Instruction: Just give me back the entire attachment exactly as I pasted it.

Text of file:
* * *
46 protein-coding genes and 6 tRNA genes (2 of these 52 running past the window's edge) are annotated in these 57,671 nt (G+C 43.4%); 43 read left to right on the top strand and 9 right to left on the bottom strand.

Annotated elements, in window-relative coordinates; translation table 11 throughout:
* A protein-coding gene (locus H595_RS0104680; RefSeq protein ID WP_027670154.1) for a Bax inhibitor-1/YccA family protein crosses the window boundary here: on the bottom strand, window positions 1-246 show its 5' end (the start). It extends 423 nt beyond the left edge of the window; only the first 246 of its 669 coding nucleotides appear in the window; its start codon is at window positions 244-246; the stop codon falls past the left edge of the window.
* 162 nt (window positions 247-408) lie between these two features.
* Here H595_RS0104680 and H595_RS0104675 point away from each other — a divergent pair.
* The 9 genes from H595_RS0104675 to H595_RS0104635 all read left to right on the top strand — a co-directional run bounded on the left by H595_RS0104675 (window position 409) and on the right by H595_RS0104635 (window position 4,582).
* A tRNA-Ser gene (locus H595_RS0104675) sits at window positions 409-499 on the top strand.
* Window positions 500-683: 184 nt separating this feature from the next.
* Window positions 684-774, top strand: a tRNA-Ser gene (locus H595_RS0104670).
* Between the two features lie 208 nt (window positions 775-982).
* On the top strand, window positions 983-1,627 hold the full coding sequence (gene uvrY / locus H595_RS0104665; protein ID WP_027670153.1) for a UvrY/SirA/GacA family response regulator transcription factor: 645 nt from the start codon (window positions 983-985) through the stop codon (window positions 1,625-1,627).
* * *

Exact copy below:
46 protein-coding genes and 6 tRNA genes (2 of these 52 running past the window's edge) are annotated in these 57,671 nt (G+C 43.4%); 43 read left to right on the top strand and 9 right to left on the bottom strand.

Annotated elements, in window-relative coordinates; translation table 11 throughout:
* A protein-coding gene (locus H595_RS0104680; RefSeq protein ID WP_027670154.1) for a Bax inhibitor-1/YccA family protein crosses the window boundary here: on the bottom strand, window positions 1-246 show its 5' end (the start). It extends 423 nt beyond the left edge of the window; only the first 246 of its 669 coding nucleotides appear in the window; its start codon is at window positions 244-246; the stop codon falls past the left edge of the window.
* 162 nt (window positions 247-408) lie between these two features.
* Here H595_RS0104680 and H595_RS0104675 point away from each other — a divergent pair.
* The 9 genes from H595_RS0104675 to H595_RS0104635 all read left to right on the top strand — a co-directional run bounded on the left by H595_RS0104675 (window position 409) and on the right by H595_RS0104635 (window position 4,582).
* A tRNA-Ser gene (locus H595_RS0104675) sits at window positions 409-499 on the top strand.
* Window positions 500-683: 184 nt separating this feature from the next.
* Window positions 684-774, top strand: a tRNA-Ser gene (locus H595_RS0104670).
* Between the two features lie 208 nt (window positions 775-982).
* On the top strand, window positions 983-1,627 hold the full coding sequence (gene uvrY / locus H595_RS0104665; protein ID WP_027670153.1) for a UvrY/SirA/GacA family response regulator transcription factor: 645 nt from the start codon (window positions 983-985) through the stop codon (window positions 1,625-1,627).